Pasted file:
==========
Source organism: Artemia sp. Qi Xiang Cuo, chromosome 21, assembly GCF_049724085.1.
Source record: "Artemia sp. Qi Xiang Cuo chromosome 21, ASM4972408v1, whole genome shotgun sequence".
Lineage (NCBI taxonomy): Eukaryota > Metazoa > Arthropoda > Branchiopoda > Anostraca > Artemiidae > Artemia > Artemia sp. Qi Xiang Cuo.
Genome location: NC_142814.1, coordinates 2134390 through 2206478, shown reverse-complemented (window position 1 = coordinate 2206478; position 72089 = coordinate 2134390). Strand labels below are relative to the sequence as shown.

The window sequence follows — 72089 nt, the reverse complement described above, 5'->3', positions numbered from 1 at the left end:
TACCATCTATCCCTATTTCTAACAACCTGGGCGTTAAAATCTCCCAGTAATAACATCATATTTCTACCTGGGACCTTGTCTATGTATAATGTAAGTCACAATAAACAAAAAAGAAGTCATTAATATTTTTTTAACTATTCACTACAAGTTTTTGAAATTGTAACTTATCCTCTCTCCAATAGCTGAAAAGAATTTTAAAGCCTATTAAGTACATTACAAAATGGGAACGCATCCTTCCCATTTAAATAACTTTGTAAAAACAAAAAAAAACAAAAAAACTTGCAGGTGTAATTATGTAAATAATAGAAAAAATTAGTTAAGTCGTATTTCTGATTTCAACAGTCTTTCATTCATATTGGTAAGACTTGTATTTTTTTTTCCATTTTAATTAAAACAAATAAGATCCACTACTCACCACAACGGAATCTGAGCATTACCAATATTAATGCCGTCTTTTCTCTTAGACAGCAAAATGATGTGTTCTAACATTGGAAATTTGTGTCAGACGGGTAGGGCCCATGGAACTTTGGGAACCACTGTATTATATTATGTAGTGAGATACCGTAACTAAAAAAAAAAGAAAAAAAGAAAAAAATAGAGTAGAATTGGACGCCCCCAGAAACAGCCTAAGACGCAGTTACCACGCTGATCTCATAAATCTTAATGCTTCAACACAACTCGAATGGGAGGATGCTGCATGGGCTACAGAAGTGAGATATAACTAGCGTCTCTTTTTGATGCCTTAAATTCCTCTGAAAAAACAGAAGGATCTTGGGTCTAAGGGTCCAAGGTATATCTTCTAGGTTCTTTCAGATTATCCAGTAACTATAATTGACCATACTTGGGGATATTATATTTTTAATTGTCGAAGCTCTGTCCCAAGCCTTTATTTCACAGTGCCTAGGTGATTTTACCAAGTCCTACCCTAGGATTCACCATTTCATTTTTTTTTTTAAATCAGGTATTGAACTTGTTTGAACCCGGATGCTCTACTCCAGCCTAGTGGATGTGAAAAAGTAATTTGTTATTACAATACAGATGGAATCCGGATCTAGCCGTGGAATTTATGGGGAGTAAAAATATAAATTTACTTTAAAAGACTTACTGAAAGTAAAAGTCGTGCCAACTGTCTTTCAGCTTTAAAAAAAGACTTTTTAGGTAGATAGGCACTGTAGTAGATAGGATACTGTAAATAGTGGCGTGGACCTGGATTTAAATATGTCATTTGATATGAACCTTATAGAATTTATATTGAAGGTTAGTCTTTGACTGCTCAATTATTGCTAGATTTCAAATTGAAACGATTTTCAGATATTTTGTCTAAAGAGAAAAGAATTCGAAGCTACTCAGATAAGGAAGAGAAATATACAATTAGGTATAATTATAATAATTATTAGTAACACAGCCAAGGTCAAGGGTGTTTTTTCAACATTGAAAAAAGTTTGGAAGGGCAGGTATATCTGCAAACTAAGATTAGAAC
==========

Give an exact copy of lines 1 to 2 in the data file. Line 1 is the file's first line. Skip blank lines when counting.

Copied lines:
Source organism: Artemia sp. Qi Xiang Cuo, chromosome 21, assembly GCF_049724085.1.
Source record: "Artemia sp. Qi Xiang Cuo chromosome 21, ASM4972408v1, whole genome shotgun sequence".